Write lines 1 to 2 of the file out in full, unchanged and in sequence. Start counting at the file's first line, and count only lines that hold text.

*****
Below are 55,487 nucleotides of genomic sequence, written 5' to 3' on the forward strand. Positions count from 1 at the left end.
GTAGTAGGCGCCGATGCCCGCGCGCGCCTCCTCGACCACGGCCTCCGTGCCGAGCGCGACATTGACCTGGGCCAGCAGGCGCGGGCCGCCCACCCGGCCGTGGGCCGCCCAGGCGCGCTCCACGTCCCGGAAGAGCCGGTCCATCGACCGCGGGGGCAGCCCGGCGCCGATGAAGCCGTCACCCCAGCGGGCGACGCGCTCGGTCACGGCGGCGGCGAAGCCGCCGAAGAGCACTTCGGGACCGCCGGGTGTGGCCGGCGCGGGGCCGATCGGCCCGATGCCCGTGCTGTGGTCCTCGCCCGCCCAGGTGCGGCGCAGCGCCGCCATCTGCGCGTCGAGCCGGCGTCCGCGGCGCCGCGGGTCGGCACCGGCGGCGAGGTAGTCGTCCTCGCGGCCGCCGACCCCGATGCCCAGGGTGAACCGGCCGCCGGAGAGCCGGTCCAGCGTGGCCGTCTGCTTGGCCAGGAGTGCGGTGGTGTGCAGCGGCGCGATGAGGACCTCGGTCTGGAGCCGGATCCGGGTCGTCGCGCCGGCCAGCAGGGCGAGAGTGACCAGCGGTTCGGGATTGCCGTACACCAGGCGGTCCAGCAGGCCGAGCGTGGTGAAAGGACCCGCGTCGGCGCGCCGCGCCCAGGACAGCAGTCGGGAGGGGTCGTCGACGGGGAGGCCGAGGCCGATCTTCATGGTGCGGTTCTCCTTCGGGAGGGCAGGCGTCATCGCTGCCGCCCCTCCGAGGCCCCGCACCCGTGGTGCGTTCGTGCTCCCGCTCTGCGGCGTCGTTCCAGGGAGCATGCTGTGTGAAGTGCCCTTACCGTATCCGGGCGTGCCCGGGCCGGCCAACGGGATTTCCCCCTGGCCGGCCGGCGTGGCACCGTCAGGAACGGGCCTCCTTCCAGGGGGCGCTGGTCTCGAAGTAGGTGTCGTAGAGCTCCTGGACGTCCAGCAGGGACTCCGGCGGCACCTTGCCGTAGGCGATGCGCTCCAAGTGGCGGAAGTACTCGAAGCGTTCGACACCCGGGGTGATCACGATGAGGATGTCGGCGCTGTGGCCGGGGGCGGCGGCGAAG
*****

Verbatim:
Below are 55,487 nucleotides of genomic sequence, written 5' to 3' on the forward strand. Positions count from 1 at the left end.
GTAGTAGGCGCCGATGCCCGCGCGCGCCTCCTCGACCACGGCCTCCGTGCCGAGCGCGACATTGACCTGGGCCAGCAGGCGCGGGCCGCCCACCCGGCCGTGGGCCGCCCAGGCGCGCTCCACGTCCCGGAAGAGCCGGTCCATCGACCGCGGGGGCAGCCCGGCGCCGATGAAGCCGTCACCCCAGCGGGCGACGCGCTCGGTCACGGCGGCGGCGAAGCCGCCGAAGAGCACTTCGGGACCGCCGGGTGTGGCCGGCGCGGGGCCGATCGGCCCGATGCCCGTGCTGTGGTCCTCGCCCGCCCAGGTGCGGCGCAGCGCCGCCATCTGCGCGTCGAGCCGGCGTCCGCGGCGCCGCGGGTCGGCACCGGCGGCGAGGTAGTCGTCCTCGCGGCCGCCGACCCCGATGCCCAGGGTGAACCGGCCGCCGGAGAGCCGGTCCAGCGTGGCCGTCTGCTTGGCCAGGAGTGCGGTGGTGTGCAGCGGCGCGATGAGGACCTCGGTCTGGAGCCGGATCCGGGTCGTCGCGCCGGCCAGCAGGGCGAGAGTGACCAGCGGTTCGGGATTGCCGTACACCAGGCGGTCCAGCAGGCCGAGCGTGGTGAAAGGACCCGCGTCGGCGCGCCGCGCCCAGGACAGCAGTCGGGAGGGGTCGTCGACGGGGAGGCCGAGGCCGATCTTCATGGTGCGGTTCTCCTTCGGGAGGGCAGGCGTCATCGCTGCCGCCCCTCCGAGGCCCCGCACCCGTGGTGCGTTCGTGCTCCCGCTCTGCGGCGTCGTTCCAGGGAGCATGCTGTGTGAAGTGCCCTTACCGTATCCGGGCGTGCCCGGGCCGGCCAACGGGATTTCCCCCTGGCCGGCCGGCGTGGCACCGTCAGGAACGGGCCTCCTTCCAGGGGGCGCTGGTCTCGAAGTAGGTGTCGTAGAGCTCCTGGACGTCCAGCAGGGACTCCGGCGGCACCTTGCCGTAGGCGATGCGCTCCAAGTGGCGGAAGTACTCGAAGCGTTCGACACCCGGGGTGATCACGATGAGGATGTCGGCGCTGTGGCCGGGGGCGGCGGCGAAG